He said though his Association is in support of the policy, his members who trade with borrowed funds should be allowed to access products earlier paid for and given time to sell the products before any adjustments.
Similarly, Major Oil Marketers Association of Nigeria (MOMAN) and Depot and Petroleum Marketers Association of Nigeria (DAPPMAN) applauded and endorsed the pronouncement by President Tinubu, on the phase-out of the petrol subsidy regime.
In a statement in Lagos, the Marketers appreciated the clarity of policy from the Tinubu administration, a direction they said signals a courageous and pragmatic shift in the nation’s economic trajectory.
“In light of the assurances given by the Nigerian National Petroleum Company Limited (NNPCL) and the Nigerian Midstream and Downstream Petroleum Regulatory Authority (NMDPRA), we wish to reiterate that there is no cause for alarm.
“We strongly urge Nigerians to avoid panic buying or stockpiling of petrol. This behaviour not only creates artificial scarcity but also poses a significant safety hazard.” the statement added.
The Marketers noted that the NNPCL has assured Nigerians of adequate fuel supply and the NMDPRA is working closely with stakeholders to ensure a seamless transition.
Considering this clarity of policy, the marketers asked product suppliers to continue supplying products to all legitimate marketers, and appealed to all stations to remain open and avoid hoarding products.
“We eagerly await the day when the Dangote Petroleum Refinery, as well as other licensed importers, will join the current supplier in a bid to diversify the source of petroleum products and enhance market competition.”
Analysts Fear Inflation May Rise
Meanwhile, as the decision to remove fuel subsidy continue to generate controversy in the country, analysts have said inflation in the country could rise to over 40 per cent.
They called for palliatives such as wage review to ease the impact on Nigerians.
Inflation currently stands at 22.22 per cent as at April 2023, the highest level since September 2005 when it was 24.31 per cent.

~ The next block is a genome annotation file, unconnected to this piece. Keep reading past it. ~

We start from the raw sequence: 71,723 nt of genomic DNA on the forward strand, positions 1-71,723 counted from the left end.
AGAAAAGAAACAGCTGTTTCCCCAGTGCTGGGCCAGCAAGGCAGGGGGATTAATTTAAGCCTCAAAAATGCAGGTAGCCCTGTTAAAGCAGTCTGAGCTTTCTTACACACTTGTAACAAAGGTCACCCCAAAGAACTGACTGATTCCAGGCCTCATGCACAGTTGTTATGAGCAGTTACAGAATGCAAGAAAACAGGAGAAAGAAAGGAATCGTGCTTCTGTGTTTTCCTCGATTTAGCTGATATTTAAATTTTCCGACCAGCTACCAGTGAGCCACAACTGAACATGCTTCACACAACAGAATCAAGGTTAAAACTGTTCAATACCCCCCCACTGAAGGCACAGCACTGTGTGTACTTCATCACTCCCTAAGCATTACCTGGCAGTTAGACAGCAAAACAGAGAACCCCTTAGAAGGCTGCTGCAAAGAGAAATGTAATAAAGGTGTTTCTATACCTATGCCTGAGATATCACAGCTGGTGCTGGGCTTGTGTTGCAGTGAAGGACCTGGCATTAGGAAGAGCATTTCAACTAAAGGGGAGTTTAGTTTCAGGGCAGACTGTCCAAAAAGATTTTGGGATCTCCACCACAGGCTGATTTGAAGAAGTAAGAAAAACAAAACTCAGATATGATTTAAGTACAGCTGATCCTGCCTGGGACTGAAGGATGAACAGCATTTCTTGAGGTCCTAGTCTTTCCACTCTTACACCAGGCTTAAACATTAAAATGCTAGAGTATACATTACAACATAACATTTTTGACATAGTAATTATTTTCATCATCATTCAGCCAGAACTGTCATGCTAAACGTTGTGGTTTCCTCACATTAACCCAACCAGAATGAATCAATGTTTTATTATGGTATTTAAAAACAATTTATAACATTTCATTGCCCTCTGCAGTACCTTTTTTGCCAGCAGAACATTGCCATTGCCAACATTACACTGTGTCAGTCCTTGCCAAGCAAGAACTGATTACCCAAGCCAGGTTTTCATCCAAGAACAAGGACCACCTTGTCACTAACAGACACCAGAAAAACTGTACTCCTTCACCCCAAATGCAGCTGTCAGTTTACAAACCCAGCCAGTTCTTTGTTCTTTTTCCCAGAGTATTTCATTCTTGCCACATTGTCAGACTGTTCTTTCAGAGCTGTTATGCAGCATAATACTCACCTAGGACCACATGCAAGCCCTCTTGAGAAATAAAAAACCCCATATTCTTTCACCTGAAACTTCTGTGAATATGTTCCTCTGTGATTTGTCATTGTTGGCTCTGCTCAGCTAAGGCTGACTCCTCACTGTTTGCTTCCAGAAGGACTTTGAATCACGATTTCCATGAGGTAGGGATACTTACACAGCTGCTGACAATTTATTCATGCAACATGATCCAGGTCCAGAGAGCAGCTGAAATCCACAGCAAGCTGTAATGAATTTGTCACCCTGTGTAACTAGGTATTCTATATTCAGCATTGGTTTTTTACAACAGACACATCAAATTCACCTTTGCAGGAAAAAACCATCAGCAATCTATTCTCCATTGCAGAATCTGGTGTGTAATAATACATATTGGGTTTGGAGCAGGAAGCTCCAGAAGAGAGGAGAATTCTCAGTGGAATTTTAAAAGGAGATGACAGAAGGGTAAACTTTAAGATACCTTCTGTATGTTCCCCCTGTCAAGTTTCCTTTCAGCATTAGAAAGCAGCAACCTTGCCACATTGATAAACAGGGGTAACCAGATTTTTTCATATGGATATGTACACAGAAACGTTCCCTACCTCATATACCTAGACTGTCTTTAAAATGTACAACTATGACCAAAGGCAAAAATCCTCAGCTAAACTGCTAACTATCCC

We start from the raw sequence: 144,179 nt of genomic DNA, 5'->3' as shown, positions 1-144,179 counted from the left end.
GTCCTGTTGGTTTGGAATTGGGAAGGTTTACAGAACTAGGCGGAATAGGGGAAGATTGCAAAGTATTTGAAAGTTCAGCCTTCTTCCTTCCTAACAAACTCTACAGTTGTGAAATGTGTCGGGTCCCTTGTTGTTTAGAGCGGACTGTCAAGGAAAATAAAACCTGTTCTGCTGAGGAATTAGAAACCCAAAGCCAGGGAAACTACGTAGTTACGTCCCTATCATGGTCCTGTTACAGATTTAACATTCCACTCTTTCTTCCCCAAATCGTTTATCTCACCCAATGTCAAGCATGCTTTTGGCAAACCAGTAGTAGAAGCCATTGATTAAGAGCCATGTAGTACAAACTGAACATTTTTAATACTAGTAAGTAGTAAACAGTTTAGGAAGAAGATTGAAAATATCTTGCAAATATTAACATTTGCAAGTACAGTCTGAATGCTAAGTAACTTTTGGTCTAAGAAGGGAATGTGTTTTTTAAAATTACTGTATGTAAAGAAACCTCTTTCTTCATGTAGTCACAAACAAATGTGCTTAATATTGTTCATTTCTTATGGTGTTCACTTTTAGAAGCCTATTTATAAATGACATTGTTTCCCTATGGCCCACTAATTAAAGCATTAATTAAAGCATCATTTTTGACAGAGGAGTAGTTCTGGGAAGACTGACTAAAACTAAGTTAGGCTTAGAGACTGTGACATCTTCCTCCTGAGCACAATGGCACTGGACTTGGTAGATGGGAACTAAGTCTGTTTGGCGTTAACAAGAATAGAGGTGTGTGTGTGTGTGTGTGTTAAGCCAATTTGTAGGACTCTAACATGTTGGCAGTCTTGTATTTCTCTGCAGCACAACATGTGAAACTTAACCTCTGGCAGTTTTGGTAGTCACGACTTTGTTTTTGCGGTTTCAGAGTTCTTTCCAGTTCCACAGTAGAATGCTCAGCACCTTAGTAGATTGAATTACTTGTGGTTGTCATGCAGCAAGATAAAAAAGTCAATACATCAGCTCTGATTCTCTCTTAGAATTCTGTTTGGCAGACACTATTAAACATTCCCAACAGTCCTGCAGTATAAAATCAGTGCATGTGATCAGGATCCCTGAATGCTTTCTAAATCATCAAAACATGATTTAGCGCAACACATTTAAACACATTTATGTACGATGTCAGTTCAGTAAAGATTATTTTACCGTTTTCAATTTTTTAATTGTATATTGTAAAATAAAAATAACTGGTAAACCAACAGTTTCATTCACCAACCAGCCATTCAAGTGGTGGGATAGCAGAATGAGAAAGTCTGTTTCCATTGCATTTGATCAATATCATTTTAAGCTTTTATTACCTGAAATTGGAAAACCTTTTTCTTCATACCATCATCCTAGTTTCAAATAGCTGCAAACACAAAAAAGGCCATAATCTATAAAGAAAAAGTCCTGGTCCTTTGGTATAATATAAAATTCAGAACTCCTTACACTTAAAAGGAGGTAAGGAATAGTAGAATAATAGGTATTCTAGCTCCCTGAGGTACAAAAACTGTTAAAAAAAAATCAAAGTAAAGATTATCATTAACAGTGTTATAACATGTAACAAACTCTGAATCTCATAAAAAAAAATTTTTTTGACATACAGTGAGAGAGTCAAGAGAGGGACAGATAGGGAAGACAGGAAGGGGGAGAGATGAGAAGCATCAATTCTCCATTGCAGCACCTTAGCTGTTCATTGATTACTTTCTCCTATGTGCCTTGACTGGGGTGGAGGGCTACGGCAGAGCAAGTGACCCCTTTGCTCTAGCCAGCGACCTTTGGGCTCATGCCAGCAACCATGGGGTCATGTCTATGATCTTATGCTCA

Speaking with LEADERSHIP, Head of financial institutions ratings at Agusto&Co, Ayokunle Olubunmi, whilst noting that the removal is something the country needs at the moment said its impact on citizens will be drastic.
According to him, the full removal will see inflation which is already at a high level further rise to above 40 per cent.
“In a country where you are already having inflation of 22 percent, and you want to move fuel price from roughly N200 per liter to something between N600 to N700 per liter, inflation will jump as high as even 40 something percent although it will come down eventually.
“I believe that full removal of subsidy is going to be counterproductive. I will rather prefer an idea of increasing it gradually so people can easily get used to it, it can be moved to like N250 and gradually remove the subsidy before December.
“But at the same time, these are the kind of decisions that we need to move the country forward, to stop the bleeding”, he stated. To Director and Chief Executive of Centre for the Promotion of Private Enterprise (CPPE), Dr Muda Yusuf said the government needs to provide palliatives for a soft-landing.”
Yusuf, who noted that the removal of subsidy will unlock around N7 trillion into the federation account, said: “there must be palliatives which should be segmented into immediate, short term and medium term deliverables.
“Immediate and short-term options include wage review in public service, introduction of subsidized public transportation schemes across the country and reduction in import duties on intermediate products for food related production to moderate food inflation.”
Welcoming President Tinubu’s decision on subsidy, Yusuf said, fuel subsidy removal has enormous potential benefits. “First, there is the revenue effect. The removal would unlock about N7 trillion into the federation account. This would reduce fiscal deficit, and ultimately ease the burden of mounting debt.
“Second, is the investment effect. Currently It is extremely difficult to attract private investment into our petroleum downstream sector because of the unsustainable subsidy regime and the stifling regulatory environment. The subsidy removal will eliminate the distortions and stimulate investment. We would see more private investments in petroleum refineries, petrochemicals and fertiliser plants.
“Post subsidy regime would also unlock investments in pipelines, storage facilities, transportation and retail outlets. We would see the export of refined petroleum products petrochemicals and fertiliser as private capital comes into the space. Quality jobs will be created.
“There is a foreign exchange effect. This would result from the import substitution as petroleum products importation progressively decline. This would conserve foreign exchange and boost our external reserves.”